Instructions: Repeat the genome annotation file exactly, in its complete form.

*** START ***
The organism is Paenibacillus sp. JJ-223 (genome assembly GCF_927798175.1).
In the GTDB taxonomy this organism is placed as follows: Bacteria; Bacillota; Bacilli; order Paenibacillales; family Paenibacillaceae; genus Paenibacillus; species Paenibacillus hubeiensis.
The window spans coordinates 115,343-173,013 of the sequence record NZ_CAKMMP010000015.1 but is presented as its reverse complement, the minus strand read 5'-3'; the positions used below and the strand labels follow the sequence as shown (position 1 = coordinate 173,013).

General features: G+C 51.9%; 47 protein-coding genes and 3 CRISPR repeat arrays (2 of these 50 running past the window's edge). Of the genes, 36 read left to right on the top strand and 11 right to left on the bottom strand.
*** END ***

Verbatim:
The organism is Paenibacillus sp. JJ-223 (genome assembly GCF_927798175.1).
In the GTDB taxonomy this organism is placed as follows: Bacteria; Bacillota; Bacilli; order Paenibacillales; family Paenibacillaceae; genus Paenibacillus; species Paenibacillus hubeiensis.
The window spans coordinates 115,343-173,013 of the sequence record NZ_CAKMMP010000015.1 but is presented as its reverse complement, the minus strand read 5'-3'; the positions used below and the strand labels follow the sequence as shown (position 1 = coordinate 173,013).

General features: G+C 51.9%; 47 protein-coding genes and 3 CRISPR repeat arrays (2 of these 50 running past the window's edge). Of the genes, 36 read left to right on the top strand and 11 right to left on the bottom strand.